"QYLD holds stocks in the NASDAQ 100 and writes 1-month at-the-money calls on them. It’s pretty simple; nothing proprietary going on. QYLD charges a fairly hefty 0.60% for this strategy.

Why not do it yourself and save the 0.60% fee? Buy & hold RUT and sell the call option each month."

It's a bit more complicated than that because they buy the 100 stocks of the Nasdaq 100, but your idea of buying the QQQ and selling their options is still a valid approach and relatively simple. Why not? The hassle of being on top of it EVERY SINGLE MONTH, outweighs the 0.6% fee, at least for me. I like money to work for me, not the other way around.


"In another board, somebody suggested investing in BRK.B and selling some shares periodically for your income. You can model this at PortfolioVisualizer and compare with QYLD. For the same monthly income (4% annual, or $333 on a $100K starting portfolio) the BRK strategy has twice the gain as QYLD. https://www.portfoliovisualizer.com/backtest-portfolio?s=y&a...

As I mentioned above, during 50 years of the last 90 the market display sideway action. What if we hit the doldrums for a period of 10 years, Japanese style? Can anyone unequivocally defends the thesis that Mr. Market will continue to grow and that there is not possibility of prolonged sideway action in the next 30 years? I'd prefer to be ready for it.


I'd stop here. I'm not trying to sell QYLD, just to show that it may be relevant for certain portfolios, specially in the context of people looking for passive income just as this thread calls for.
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As I mentioned above, during 50 years of the last 90 the market display sideway action. What if we hit the doldrums for a period of 10 years, Japanese style? Can anyone unequivocally defends the thesis that Mr. Market will continue to grow and that there is not possibility of prolonged sideway action in the next 30 years? I'd prefer to be ready for it.

Just because the begin and end points are the same doesn't mean the journey from point A to point B was flat. Yes the Japanese market did not gain for 30 years but it was a wild ride (see below). The type of roller coaster that puts the hurt on a premium selling strategy. Say you get 2% per month selling covered calls. One month is down 10% so you lose 8%. Next month is up 10% and you gain 2%. Now you are down 6.6% while the market was "sideways."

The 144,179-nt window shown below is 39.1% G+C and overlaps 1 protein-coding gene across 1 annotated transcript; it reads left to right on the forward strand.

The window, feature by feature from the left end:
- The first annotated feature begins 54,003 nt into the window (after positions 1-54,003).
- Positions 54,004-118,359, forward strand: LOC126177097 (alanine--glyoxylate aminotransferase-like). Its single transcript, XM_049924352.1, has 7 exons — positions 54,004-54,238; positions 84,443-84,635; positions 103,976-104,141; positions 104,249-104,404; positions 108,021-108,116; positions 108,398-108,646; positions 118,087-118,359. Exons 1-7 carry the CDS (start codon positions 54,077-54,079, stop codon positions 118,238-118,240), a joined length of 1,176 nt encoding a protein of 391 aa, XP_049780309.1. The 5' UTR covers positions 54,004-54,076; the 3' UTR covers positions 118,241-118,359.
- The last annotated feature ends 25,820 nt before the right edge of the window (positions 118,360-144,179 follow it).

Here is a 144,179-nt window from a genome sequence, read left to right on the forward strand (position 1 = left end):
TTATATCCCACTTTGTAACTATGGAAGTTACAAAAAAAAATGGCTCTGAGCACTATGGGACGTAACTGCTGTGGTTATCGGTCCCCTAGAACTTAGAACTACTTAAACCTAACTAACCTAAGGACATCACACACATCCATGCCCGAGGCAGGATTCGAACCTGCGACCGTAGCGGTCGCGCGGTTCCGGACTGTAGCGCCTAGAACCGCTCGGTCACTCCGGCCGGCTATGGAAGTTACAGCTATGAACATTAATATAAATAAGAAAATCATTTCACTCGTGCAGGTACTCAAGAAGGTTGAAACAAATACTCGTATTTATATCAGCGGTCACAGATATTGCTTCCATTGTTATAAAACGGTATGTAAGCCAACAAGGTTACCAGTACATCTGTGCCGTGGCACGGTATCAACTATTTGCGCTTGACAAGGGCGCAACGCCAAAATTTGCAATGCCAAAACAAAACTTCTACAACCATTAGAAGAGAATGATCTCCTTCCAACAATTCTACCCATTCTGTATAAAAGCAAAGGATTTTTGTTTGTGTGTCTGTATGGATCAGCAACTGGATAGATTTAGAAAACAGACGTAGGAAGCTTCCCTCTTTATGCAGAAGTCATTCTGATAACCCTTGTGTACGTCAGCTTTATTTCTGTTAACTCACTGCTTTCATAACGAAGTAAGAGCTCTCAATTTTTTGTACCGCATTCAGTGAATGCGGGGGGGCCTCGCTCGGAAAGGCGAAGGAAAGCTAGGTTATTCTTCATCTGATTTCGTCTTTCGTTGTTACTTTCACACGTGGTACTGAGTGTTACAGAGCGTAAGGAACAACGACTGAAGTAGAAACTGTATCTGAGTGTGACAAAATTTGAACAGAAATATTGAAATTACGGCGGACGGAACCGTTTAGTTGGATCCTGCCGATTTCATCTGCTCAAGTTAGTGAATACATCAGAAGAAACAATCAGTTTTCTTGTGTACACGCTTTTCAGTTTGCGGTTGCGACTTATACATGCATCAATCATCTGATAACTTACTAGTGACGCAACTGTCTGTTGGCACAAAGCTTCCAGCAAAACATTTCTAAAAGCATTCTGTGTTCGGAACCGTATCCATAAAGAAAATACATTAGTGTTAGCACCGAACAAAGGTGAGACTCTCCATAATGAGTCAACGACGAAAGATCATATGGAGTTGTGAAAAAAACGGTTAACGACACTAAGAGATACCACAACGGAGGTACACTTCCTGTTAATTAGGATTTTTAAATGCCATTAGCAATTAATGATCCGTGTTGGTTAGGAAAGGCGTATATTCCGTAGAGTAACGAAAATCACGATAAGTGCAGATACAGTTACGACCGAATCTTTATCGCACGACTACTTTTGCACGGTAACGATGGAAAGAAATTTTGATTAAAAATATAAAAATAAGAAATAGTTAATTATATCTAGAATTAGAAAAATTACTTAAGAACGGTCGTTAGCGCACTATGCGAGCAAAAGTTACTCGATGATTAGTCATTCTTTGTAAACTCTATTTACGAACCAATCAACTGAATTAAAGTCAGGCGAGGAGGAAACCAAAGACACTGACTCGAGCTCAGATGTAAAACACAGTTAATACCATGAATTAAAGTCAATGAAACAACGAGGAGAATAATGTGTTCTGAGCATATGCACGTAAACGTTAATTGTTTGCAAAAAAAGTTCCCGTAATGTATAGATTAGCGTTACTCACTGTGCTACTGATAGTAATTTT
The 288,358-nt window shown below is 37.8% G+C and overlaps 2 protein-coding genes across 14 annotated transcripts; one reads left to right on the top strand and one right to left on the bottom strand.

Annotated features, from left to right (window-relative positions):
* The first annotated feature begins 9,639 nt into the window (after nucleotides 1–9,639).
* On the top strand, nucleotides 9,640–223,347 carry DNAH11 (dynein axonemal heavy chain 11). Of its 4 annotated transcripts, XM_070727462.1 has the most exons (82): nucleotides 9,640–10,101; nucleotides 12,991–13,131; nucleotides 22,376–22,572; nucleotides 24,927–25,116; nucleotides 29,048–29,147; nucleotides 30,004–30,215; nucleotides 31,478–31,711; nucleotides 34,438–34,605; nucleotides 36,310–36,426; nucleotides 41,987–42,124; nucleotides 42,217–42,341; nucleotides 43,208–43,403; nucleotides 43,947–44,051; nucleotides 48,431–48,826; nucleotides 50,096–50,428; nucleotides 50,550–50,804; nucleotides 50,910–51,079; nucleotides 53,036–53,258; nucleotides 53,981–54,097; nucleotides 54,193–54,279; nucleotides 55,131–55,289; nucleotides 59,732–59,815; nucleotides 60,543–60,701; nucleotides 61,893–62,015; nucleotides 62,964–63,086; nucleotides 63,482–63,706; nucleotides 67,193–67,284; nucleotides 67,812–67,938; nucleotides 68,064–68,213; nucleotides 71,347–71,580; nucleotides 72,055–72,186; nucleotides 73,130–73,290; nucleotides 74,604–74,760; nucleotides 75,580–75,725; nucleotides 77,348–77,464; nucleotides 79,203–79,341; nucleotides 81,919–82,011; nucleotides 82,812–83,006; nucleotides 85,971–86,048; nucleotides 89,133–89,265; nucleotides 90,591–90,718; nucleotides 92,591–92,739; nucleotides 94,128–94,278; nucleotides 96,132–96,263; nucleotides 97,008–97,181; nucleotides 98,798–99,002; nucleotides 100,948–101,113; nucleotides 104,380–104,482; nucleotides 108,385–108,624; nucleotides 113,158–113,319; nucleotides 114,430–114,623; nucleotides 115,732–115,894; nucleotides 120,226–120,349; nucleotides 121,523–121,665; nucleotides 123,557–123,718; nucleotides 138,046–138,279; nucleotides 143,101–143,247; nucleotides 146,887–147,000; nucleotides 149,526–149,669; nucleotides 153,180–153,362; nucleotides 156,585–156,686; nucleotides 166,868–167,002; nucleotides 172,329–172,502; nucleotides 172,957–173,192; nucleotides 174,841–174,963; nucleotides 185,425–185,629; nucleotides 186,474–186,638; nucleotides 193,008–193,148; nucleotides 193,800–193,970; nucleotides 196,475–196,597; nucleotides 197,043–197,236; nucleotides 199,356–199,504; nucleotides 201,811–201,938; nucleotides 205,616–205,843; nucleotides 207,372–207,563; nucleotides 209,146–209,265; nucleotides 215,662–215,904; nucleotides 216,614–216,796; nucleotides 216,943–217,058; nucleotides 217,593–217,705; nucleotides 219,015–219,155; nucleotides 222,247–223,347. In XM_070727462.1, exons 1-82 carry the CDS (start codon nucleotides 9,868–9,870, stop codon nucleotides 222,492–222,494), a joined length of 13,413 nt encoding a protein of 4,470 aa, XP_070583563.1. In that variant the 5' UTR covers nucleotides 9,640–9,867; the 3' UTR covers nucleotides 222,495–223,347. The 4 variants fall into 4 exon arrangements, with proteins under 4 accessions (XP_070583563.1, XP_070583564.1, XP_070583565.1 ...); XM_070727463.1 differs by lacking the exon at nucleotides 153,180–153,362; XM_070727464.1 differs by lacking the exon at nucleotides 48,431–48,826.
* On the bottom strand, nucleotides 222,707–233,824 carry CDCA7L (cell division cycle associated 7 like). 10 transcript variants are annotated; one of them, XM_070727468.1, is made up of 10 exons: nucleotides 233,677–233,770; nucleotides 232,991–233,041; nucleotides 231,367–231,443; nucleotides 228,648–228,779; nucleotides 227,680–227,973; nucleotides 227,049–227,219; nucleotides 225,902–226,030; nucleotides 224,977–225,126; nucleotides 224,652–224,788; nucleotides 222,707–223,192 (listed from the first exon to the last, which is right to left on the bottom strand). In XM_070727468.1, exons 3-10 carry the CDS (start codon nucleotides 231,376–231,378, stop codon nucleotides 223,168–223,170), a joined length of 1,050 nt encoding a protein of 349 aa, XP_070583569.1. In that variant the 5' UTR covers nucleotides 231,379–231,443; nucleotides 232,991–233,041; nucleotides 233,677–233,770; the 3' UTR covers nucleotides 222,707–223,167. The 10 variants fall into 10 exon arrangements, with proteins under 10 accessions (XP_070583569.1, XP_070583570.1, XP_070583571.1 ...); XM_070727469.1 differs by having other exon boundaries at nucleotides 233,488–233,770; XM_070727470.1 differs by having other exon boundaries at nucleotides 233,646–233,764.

Year Nikkei Close Annual % Change
1990 23848.71 -38.72%
1991 22983.77 -3.63%
1992 16924.95 -26.36%
1993 17417.24 2.91%
1994 19723.06 13.24%
1995 19868.15 0.74%
1996 19361.35 -2.55%
1997 15258.74 -21.19%
1998 13842.17 -9.28%
1999 18934.34 36.79%
2000 13785.69 -27.19%
2001 10542.62 -23.52%
2002 8578.95 -18.63%
2003 10676.64 24.45%
2004 11488.76 7.61%
2005 16111.43 40.24%
2006 17225.83 6.92%
2007 15307.78 -11.13%
2008 8859.56 -42.12%
2009 10546.44 19.04%
2010 10228.92 -3.01%
2011 8455.35 -17.34%
2012 10395.18 22.94%
2013 16291.31 56.72%
2014 17450.77 7.12%
2015 19033.71 9.07%
2016 19114.37 0.42%
2017 22764.94 19.10%
2018 20014.77 -12.08%
2019 23656.62 18.20%
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Have you looked at selling credit spreads on SPX?

Using an expiration of 3 to 4 weeks out you can generate 5% to 6% income from premiums per month. Works well in sideways markets and in trending markets if you are careful about the type of credit spreads (for example avoid Call credit spreads during strong uptrends) and the strikes you select. Can usually exit the trade before expiration if needed due to unexpected moves in the wrong direction, which happens occasionally.